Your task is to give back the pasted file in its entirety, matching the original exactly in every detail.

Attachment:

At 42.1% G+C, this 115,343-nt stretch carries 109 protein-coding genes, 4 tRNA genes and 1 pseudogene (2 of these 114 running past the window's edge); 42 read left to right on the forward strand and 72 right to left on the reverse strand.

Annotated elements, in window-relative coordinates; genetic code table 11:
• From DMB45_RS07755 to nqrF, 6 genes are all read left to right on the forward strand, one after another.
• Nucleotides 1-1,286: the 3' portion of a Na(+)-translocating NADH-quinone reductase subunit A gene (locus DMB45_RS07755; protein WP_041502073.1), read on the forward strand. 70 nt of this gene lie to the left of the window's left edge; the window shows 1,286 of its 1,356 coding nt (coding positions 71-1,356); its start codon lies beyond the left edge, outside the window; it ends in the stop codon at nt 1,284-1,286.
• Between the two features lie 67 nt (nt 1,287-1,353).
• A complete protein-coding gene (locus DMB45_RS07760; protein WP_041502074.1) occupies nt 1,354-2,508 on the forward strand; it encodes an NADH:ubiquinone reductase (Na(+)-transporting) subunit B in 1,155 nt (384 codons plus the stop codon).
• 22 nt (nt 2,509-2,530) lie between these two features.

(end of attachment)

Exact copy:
At 42.1% G+C, this 115,343-nt stretch carries 109 protein-coding genes, 4 tRNA genes and 1 pseudogene (2 of these 114 running past the window's edge); 42 read left to right on the forward strand and 72 right to left on the reverse strand.

Annotated elements, in window-relative coordinates; genetic code table 11:
• From DMB45_RS07755 to nqrF, 6 genes are all read left to right on the forward strand, one after another.
• Nucleotides 1-1,286: the 3' portion of a Na(+)-translocating NADH-quinone reductase subunit A gene (locus DMB45_RS07755; protein WP_041502073.1), read on the forward strand. 70 nt of this gene lie to the left of the window's left edge; the window shows 1,286 of its 1,356 coding nt (coding positions 71-1,356); its start codon lies beyond the left edge, outside the window; it ends in the stop codon at nt 1,284-1,286.
• Between the two features lie 67 nt (nt 1,287-1,353).
• A complete protein-coding gene (locus DMB45_RS07760; protein WP_041502074.1) occupies nt 1,354-2,508 on the forward strand; it encodes an NADH:ubiquinone reductase (Na(+)-transporting) subunit B in 1,155 nt (384 codons plus the stop codon).
• 22 nt (nt 2,509-2,530) lie between these two features.